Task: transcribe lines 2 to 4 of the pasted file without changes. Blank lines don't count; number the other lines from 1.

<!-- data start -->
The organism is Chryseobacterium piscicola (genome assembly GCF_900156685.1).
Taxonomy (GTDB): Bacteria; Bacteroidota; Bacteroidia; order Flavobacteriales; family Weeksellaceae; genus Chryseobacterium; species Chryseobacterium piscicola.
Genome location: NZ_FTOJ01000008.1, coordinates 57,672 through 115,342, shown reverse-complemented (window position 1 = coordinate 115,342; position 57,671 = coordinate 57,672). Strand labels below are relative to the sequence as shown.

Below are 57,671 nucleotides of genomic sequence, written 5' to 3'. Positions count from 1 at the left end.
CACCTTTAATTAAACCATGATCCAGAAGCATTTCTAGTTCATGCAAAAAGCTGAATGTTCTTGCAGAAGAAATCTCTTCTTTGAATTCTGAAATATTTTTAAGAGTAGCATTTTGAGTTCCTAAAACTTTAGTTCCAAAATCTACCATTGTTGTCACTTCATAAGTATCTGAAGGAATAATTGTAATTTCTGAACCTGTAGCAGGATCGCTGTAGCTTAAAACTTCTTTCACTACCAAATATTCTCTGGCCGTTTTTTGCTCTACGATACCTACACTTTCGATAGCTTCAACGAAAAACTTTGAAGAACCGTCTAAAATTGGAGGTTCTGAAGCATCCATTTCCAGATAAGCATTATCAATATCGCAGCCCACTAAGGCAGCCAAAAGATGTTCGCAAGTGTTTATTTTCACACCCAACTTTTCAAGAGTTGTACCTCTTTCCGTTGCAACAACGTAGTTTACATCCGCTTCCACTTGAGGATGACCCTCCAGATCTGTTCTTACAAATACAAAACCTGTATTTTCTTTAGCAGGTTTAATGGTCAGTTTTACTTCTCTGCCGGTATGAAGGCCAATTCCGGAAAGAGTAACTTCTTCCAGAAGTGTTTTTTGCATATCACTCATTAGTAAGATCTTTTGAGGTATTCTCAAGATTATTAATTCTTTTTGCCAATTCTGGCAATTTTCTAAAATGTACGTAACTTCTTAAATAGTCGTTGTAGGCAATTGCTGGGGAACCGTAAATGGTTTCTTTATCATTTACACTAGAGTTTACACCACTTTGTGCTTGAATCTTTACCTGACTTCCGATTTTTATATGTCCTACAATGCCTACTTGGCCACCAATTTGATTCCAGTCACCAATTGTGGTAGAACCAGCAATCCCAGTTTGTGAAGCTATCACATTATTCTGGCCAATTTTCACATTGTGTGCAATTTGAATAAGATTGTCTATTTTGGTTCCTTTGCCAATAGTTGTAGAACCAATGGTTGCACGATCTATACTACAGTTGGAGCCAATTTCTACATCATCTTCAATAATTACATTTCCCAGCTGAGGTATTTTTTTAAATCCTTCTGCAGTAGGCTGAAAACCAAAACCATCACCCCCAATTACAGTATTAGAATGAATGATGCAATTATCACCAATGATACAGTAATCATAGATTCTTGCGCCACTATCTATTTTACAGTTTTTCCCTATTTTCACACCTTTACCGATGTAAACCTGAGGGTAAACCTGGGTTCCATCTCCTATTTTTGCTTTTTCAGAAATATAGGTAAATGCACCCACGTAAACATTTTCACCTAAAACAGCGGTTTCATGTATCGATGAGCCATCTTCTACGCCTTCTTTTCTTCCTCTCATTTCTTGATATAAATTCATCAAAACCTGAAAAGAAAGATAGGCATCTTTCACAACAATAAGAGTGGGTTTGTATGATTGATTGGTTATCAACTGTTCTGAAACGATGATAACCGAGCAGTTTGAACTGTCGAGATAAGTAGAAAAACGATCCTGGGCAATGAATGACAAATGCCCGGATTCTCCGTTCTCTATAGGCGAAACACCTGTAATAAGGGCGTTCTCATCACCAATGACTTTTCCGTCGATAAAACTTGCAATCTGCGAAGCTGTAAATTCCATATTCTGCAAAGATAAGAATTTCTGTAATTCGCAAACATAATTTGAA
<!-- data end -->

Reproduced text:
Taxonomy (GTDB): Bacteria; Bacteroidota; Bacteroidia; order Flavobacteriales; family Weeksellaceae; genus Chryseobacterium; species Chryseobacterium piscicola.
Genome location: NZ_FTOJ01000008.1, coordinates 57,672 through 115,342, shown reverse-complemented (window position 1 = coordinate 115,342; position 57,671 = coordinate 57,672). Strand labels below are relative to the sequence as shown.

Below are 57,671 nucleotides of genomic sequence, written 5' to 3'. Positions count from 1 at the left end.